Tag Archives: propaganda

The Reality Conversation from My Dinner With Andre

A clip from “My Dinner With Andre”, a film I’ve been meaning to see for years, if for no other reason than it stars the wonderful Wallace Shawn.

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Brilliant New Pilger Documentary Highlights The Lies We Are Told

John Pilger has a great new documentary called “The War You Don’t See” and it’s up on YouTube in its entirety. I highly recommend it, as a lot of the subject matter is what I’m covering in my new book “You Are Blind”. Pilger interviews a wide range of people, including Dan Rather and a plethora of journalists, about how the western media were accomplices in spreading lies and misinformation in the lead up to the invasion of Iraq. He also explains how this isn’t a new meme – the media have been spinning lies to justify war during the entire 20th century. We tend to think this happened back the “olden days” and doesn’t happen today but the opposite is actually true. It happens more now than ever – in the era of 24-hour news and media organisations with incredible wealth and concentrated power, the wool is pulled over our eyes more than ever. Of course, the lies don’t stop with the reasons we go to war – it’s much more widespread than that. We are fed corporate propaganda all day, every day, about every aspect of living in our so-called democracies. The propaganda isn’t just the stories we are told, it’s also about the absence of the stories we are NOT told. We may think we have a free media but when your media is owned by corporations with their own agenda – maintaining their own wealth and power – the stories we are told will always reflect the version of the truth that they want us to think.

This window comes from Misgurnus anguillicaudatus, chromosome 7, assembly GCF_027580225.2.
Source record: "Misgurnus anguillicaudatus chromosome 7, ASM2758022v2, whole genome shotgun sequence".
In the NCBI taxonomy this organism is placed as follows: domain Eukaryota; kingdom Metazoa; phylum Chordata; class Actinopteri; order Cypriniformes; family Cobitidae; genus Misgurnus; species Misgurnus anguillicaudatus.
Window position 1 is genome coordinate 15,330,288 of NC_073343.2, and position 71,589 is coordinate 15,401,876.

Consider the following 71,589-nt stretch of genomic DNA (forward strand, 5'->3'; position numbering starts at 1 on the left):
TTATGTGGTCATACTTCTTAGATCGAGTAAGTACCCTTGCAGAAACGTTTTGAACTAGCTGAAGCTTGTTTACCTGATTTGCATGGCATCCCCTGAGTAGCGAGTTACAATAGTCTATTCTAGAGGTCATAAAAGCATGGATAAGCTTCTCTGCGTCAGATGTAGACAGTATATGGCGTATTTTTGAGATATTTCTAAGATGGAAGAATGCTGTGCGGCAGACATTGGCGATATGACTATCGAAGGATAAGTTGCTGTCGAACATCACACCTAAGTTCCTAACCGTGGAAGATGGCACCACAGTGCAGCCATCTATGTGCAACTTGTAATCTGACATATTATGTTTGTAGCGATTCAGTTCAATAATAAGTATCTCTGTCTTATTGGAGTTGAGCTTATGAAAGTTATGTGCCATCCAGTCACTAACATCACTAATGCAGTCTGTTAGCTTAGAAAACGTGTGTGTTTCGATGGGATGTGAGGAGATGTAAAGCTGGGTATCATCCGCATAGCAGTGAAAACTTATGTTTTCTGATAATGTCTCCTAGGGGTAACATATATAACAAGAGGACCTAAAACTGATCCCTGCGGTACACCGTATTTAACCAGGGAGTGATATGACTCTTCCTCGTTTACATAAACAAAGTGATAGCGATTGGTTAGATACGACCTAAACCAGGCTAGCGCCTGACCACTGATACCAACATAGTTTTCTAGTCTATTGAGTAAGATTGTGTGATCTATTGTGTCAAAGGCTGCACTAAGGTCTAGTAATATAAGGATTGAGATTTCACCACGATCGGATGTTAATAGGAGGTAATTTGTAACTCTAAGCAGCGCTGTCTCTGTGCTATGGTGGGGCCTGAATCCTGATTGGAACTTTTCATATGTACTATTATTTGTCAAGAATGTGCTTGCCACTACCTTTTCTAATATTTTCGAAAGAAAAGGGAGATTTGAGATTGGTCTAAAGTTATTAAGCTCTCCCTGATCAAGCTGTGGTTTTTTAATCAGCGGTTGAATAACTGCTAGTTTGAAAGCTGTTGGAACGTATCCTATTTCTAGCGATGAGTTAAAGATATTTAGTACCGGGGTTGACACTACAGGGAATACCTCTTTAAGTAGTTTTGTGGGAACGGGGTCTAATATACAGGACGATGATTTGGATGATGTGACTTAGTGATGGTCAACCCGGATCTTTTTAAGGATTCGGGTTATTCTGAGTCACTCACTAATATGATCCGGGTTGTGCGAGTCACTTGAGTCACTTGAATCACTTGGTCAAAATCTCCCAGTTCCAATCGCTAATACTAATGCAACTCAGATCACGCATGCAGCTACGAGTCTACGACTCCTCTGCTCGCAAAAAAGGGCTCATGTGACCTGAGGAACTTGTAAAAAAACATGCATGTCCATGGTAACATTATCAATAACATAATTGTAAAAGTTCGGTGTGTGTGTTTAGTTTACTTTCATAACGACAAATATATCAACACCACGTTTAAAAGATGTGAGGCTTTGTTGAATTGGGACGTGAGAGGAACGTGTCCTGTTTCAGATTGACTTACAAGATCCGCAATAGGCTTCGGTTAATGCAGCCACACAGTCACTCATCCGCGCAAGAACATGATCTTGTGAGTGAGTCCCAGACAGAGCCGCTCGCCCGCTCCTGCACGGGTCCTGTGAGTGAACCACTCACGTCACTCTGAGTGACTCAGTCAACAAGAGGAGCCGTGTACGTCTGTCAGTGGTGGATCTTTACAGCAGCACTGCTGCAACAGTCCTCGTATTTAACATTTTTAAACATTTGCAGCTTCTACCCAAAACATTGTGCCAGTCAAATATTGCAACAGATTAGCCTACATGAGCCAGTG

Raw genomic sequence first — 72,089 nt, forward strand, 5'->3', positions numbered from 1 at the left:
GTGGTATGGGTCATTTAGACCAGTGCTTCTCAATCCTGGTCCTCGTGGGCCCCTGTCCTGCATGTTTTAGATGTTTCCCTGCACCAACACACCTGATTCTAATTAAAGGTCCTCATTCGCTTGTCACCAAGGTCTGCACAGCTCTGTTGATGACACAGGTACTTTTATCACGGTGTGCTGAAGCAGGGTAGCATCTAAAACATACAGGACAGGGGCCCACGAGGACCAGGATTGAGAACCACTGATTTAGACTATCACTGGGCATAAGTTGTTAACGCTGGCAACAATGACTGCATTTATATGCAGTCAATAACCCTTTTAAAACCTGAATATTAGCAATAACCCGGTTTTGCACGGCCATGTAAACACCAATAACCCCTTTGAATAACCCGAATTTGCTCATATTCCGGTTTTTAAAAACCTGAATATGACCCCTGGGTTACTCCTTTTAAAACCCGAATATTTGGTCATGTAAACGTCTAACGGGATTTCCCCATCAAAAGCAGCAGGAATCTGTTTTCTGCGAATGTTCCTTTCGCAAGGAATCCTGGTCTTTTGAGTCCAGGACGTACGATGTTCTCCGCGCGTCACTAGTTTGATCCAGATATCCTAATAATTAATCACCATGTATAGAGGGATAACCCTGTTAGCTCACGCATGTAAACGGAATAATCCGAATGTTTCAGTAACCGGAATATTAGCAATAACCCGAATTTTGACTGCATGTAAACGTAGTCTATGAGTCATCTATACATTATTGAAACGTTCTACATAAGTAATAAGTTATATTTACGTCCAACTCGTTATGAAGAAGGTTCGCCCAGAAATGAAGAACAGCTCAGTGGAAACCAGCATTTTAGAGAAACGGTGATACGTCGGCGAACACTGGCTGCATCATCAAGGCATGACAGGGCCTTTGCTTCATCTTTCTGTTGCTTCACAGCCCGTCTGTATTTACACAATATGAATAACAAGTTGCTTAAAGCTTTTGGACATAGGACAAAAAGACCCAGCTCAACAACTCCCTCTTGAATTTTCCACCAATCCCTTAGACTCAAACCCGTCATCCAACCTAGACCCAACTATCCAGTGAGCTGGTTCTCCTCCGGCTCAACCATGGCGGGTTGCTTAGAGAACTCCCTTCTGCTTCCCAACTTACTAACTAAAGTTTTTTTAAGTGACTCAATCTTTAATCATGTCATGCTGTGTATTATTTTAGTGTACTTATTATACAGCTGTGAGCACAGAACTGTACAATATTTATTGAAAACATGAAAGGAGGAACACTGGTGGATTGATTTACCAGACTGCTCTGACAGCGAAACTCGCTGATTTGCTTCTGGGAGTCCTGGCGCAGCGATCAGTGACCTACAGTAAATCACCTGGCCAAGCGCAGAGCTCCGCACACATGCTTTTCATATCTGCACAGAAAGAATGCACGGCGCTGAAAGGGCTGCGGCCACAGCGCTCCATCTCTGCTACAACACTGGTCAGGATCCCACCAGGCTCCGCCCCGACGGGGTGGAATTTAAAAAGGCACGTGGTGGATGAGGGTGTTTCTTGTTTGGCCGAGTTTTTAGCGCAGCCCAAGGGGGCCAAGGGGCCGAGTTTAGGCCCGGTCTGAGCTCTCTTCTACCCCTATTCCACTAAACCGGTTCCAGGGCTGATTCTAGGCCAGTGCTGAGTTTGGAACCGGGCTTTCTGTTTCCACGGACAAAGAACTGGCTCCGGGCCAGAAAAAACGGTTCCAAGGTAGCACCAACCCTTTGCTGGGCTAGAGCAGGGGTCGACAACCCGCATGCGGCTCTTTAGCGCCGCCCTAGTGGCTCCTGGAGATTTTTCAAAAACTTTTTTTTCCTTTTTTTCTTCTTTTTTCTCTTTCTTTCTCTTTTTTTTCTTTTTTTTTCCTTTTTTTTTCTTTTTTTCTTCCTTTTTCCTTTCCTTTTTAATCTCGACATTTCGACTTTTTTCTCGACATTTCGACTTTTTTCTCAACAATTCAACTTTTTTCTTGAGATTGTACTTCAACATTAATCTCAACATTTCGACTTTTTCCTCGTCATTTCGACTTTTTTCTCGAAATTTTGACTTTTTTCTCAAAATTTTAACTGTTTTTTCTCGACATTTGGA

Instead of watching more crap reality TV tonight, I suggest you watch this instead.

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Chomsky: America’s Rank Hypocrisy — Why Is it Only an “Atrocity” When Other Countries Do It?

I’m about 20% of the way into my new writing project “You Are Blind” – a look at how propaganda works in a corporatocracy – and it’s going very well.

Meanwhile, OpEdNews has this excellent new article by Noam Chomsky.

He starts by quoting  international affairs scholar James Peck who states:

“In the history of human rights, the worst atrocities are always committed by somebody else, never us” — whoever “us” is.

Chomsky then presents a few recent examples of how the western media loves to focus on atrocities by “the bad guys”, such as Syria, while ignoring (or justifying) similar or worse atrocities committed by “our side”. Or they highlight China’s treatment of dissidents like Chen Guangcheng while ignoring 0r justifying American treatment of dissidents like Bradley Manning.

It’s all part of what I’m writing about in my book. We are programmed from birth by our governments, corporate media, corporate PR departments, the education system (co-financed by the government and the wealthy elite) and religions to believe that a certain set of truths are self-evident – and that this programming is so pervasive that we don’t even notice it.

don't ask, don't tell

don’t ask, don’t tell

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The Propaganda Model

 

The propaganda model is a theory advanced by Edward S. Herman and Noam Chomsky that alleges systemic biases in the mass media and seeks to explain them in terms of structural economic causes.

The 20th century has been characterized by three developments of great political importance: the growth of democracy, the growth of corporate power, and the growth of corporate propaganda as a means of protecting corporate power against democracy.